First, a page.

We tested the Genius WideCam F100 by using Skype to make video calls and Photo Booth to take stills and record video. The manual focus camera is difficult to use. The focus ring is small, and there isn’t a way to grip it without covering up the lens, which makes it difficult to focus. We had to turn the ring a bit and then pull a hand away, and we repeated the process until the camera was in focus. Even once we had the camera in focus, it still didn’t look sharp. The pixelation from the interpolation process still made the image look blurry.
The field of view is wide, which would make this webcam excellent for a call with a lot of people in the room. That same wide angle lens makes it less useful when there’s just one person in the shot—the camera shows so much of the room that it’s distracting.
With the heavy pixelation from the interpolation software, the image just isn’t as good as many cameras in this price range.
The camera does a great job with white balance. We tried the camera with a light source behind the subject, with natural light, and in indoor lighting, and the camera quickly found the right white balance for the situation every time. The only time it was a little off was in very low light.
When we used Skype for video chat, the voice transmission sounded like we were in a long tunnel. Voices echoed and sounded muffled. Still, the microphone was able to focus on our voices even in a noisy room or with loud video games in the background.
The Genius WideCam F100’s MSRP is $60, which is a lot for a camera of this quality. With the heavy pixelation from the interpolation software, the image just isn’t as good as many cameras in this price range. While the wide-angle lens is a bonus, it doesn't justify the cost.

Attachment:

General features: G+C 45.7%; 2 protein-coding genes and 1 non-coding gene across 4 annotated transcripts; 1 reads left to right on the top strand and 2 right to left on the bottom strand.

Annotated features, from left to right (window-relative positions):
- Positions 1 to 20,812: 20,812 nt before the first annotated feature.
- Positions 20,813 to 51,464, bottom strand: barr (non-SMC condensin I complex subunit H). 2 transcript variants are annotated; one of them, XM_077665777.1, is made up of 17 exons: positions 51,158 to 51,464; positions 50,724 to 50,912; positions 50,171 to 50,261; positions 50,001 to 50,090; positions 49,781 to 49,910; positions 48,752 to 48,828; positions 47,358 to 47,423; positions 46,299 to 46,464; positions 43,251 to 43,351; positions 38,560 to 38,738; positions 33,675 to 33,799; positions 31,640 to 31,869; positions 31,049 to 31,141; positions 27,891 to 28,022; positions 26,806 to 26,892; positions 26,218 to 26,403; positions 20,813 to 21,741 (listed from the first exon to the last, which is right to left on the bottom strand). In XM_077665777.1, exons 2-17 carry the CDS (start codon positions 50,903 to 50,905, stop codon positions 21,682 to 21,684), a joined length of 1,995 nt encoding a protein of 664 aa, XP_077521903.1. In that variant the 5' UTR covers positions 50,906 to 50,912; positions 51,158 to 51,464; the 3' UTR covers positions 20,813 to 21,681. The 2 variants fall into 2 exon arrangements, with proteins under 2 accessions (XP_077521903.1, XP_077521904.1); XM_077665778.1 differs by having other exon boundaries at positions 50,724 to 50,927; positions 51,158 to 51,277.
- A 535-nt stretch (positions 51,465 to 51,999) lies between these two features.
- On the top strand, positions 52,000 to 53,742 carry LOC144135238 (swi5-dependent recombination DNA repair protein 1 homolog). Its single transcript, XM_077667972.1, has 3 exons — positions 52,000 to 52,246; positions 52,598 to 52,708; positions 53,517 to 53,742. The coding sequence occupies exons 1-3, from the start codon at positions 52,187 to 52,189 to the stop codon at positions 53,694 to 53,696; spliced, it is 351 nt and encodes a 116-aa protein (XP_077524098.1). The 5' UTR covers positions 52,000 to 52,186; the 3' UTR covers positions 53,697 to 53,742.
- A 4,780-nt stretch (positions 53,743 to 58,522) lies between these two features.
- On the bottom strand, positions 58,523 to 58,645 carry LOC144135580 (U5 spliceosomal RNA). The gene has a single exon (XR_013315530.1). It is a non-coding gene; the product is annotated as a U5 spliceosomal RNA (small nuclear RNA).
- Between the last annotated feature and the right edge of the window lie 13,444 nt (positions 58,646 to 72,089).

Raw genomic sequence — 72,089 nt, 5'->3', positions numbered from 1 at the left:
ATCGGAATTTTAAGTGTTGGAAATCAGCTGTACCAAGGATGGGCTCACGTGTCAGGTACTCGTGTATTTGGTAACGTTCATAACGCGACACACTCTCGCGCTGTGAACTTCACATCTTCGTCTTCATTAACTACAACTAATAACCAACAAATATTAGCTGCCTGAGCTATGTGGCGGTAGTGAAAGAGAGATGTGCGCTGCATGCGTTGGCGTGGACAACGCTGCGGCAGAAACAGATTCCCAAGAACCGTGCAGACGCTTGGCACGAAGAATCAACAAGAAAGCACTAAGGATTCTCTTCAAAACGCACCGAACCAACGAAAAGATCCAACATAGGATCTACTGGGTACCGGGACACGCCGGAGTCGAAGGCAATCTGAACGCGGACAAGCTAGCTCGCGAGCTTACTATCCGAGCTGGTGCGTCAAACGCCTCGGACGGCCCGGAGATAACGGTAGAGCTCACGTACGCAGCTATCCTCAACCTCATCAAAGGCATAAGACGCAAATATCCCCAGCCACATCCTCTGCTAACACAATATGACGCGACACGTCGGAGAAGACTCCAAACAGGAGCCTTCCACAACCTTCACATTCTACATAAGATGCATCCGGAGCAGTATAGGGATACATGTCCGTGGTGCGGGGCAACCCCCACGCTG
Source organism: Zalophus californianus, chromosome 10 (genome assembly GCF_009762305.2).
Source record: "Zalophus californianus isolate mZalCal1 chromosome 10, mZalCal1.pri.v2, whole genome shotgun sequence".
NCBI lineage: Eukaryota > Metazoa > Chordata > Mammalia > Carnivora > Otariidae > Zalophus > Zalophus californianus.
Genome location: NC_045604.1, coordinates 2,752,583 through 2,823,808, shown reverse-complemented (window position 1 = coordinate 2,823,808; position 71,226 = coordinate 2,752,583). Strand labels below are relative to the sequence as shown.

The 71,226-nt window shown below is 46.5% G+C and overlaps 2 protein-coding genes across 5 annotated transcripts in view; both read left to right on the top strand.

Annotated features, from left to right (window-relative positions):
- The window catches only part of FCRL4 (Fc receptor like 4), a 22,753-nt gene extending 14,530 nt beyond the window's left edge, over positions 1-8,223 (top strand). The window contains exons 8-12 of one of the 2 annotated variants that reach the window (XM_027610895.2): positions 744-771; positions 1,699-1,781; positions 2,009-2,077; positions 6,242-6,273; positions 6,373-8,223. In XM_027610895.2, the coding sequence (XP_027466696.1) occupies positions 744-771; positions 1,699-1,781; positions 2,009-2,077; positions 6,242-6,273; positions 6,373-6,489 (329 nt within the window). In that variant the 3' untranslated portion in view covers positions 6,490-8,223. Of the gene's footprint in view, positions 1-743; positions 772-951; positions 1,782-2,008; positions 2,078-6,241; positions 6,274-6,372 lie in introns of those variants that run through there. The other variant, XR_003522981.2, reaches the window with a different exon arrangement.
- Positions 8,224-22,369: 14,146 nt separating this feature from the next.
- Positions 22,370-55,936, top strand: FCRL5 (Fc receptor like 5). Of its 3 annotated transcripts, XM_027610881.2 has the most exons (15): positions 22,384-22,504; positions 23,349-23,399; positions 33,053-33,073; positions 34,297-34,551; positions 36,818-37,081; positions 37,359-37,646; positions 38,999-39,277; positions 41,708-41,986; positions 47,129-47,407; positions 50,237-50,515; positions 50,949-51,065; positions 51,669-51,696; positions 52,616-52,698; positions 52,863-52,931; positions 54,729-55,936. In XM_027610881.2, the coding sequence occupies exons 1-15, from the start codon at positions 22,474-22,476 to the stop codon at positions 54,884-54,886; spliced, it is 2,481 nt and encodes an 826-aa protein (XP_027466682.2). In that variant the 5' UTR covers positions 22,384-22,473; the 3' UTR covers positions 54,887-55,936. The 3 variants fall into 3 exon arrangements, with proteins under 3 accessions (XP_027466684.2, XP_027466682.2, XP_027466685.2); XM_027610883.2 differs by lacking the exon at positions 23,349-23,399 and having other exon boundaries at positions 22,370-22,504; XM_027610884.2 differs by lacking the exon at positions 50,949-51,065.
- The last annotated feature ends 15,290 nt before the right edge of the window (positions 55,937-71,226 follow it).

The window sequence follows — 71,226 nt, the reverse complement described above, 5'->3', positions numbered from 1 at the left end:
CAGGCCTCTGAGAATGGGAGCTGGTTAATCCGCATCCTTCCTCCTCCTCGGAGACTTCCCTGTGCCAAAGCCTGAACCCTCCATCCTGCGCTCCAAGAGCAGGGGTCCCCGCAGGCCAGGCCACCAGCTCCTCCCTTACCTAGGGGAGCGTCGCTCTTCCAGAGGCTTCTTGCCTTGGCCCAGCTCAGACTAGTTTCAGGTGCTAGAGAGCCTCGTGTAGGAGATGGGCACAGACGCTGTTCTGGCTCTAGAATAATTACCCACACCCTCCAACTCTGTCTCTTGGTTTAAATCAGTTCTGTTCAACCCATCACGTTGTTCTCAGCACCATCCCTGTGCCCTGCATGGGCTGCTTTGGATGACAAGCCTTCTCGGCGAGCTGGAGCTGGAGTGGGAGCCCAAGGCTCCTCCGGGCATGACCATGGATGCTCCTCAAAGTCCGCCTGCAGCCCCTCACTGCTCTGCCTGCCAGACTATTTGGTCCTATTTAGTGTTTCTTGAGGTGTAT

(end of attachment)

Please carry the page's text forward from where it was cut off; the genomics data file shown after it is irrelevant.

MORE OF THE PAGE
Logitech C615: The Logitech C615 is an excellent alternative to the Genius WideCam F100. The autofocus lens offers sharp, HD video, and the design is superior. With an MSRP of $70, it only costs $10 more than the Genius WideCam F100, and easily outperforms the WideCam F100.
Besteker 1536P: The Besteker 1536P Full HD Webcam has a much better camera, sporting a 1536p resolution. While the Genius claims to be HD, it's very pixelated, while the Besteker webcam takes sharp photos and video. This webcam has only manual focus, which can be a positive or negative depending on what you want. You can find it for approximately $70, about $10 more than you'd pay for the Genius WideCam F 100. The sharp picture and comparative price makes the Besteker a better choice.
Too much money for underperforming audio and video.
If you just looked at the stats for the Genius WideCam F100, you’d think that this webcam was a great deal, getting a wide-angle lens with HD video for only $59.99. But the stats try to hide pixelated video, echoing sound, and an awkward manual focus wheel. It’s hard to recommend the Genius WideCam F100 when you can get a much higher quality webcam for nearly the same price.